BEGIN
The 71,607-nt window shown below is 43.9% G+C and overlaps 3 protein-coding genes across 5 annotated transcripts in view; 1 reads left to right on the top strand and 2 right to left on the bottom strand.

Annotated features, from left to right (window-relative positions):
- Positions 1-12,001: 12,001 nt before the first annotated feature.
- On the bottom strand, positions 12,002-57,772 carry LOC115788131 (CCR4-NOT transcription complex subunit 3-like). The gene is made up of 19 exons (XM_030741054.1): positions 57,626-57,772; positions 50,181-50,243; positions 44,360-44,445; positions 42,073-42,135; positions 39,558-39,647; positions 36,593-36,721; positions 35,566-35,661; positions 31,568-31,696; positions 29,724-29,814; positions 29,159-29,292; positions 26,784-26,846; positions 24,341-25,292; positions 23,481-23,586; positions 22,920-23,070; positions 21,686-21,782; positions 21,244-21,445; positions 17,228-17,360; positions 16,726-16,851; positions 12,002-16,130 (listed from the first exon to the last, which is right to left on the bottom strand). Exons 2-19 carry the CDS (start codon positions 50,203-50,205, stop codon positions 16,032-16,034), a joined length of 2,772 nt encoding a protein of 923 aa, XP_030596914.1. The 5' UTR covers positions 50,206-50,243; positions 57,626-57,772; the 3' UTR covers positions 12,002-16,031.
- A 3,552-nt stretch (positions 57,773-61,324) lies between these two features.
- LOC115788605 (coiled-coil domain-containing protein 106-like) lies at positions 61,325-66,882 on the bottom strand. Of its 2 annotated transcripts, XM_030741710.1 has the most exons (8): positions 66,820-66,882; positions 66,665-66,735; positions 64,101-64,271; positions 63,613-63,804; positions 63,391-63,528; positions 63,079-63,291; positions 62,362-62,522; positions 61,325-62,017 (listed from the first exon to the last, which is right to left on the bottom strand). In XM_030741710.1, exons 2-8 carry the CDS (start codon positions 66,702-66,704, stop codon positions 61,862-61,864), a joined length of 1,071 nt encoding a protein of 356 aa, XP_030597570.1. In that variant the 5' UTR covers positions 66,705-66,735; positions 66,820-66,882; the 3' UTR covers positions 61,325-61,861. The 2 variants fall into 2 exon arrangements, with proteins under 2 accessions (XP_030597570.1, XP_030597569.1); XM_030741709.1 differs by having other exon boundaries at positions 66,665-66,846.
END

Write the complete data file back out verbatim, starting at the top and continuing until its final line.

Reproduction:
The 71,607-nt window shown below is 43.9% G+C and overlaps 3 protein-coding genes across 5 annotated transcripts in view; 1 reads left to right on the top strand and 2 right to left on the bottom strand.

Annotated features, from left to right (window-relative positions):
- Positions 1-12,001: 12,001 nt before the first annotated feature.
- On the bottom strand, positions 12,002-57,772 carry LOC115788131 (CCR4-NOT transcription complex subunit 3-like). The gene is made up of 19 exons (XM_030741054.1): positions 57,626-57,772; positions 50,181-50,243; positions 44,360-44,445; positions 42,073-42,135; positions 39,558-39,647; positions 36,593-36,721; positions 35,566-35,661; positions 31,568-31,696; positions 29,724-29,814; positions 29,159-29,292; positions 26,784-26,846; positions 24,341-25,292; positions 23,481-23,586; positions 22,920-23,070; positions 21,686-21,782; positions 21,244-21,445; positions 17,228-17,360; positions 16,726-16,851; positions 12,002-16,130 (listed from the first exon to the last, which is right to left on the bottom strand). Exons 2-19 carry the CDS (start codon positions 50,203-50,205, stop codon positions 16,032-16,034), a joined length of 2,772 nt encoding a protein of 923 aa, XP_030596914.1. The 5' UTR covers positions 50,206-50,243; positions 57,626-57,772; the 3' UTR covers positions 12,002-16,031.
- A 3,552-nt stretch (positions 57,773-61,324) lies between these two features.
- LOC115788605 (coiled-coil domain-containing protein 106-like) lies at positions 61,325-66,882 on the bottom strand. Of its 2 annotated transcripts, XM_030741710.1 has the most exons (8): positions 66,820-66,882; positions 66,665-66,735; positions 64,101-64,271; positions 63,613-63,804; positions 63,391-63,528; positions 63,079-63,291; positions 62,362-62,522; positions 61,325-62,017 (listed from the first exon to the last, which is right to left on the bottom strand). In XM_030741710.1, exons 2-8 carry the CDS (start codon positions 66,702-66,704, stop codon positions 61,862-61,864), a joined length of 1,071 nt encoding a protein of 356 aa, XP_030597570.1. In that variant the 5' UTR covers positions 66,705-66,735; positions 66,820-66,882; the 3' UTR covers positions 61,325-61,861. The 2 variants fall into 2 exon arrangements, with proteins under 2 accessions (XP_030597570.1, XP_030597569.1); XM_030741709.1 differs by having other exon boundaries at positions 66,665-66,846.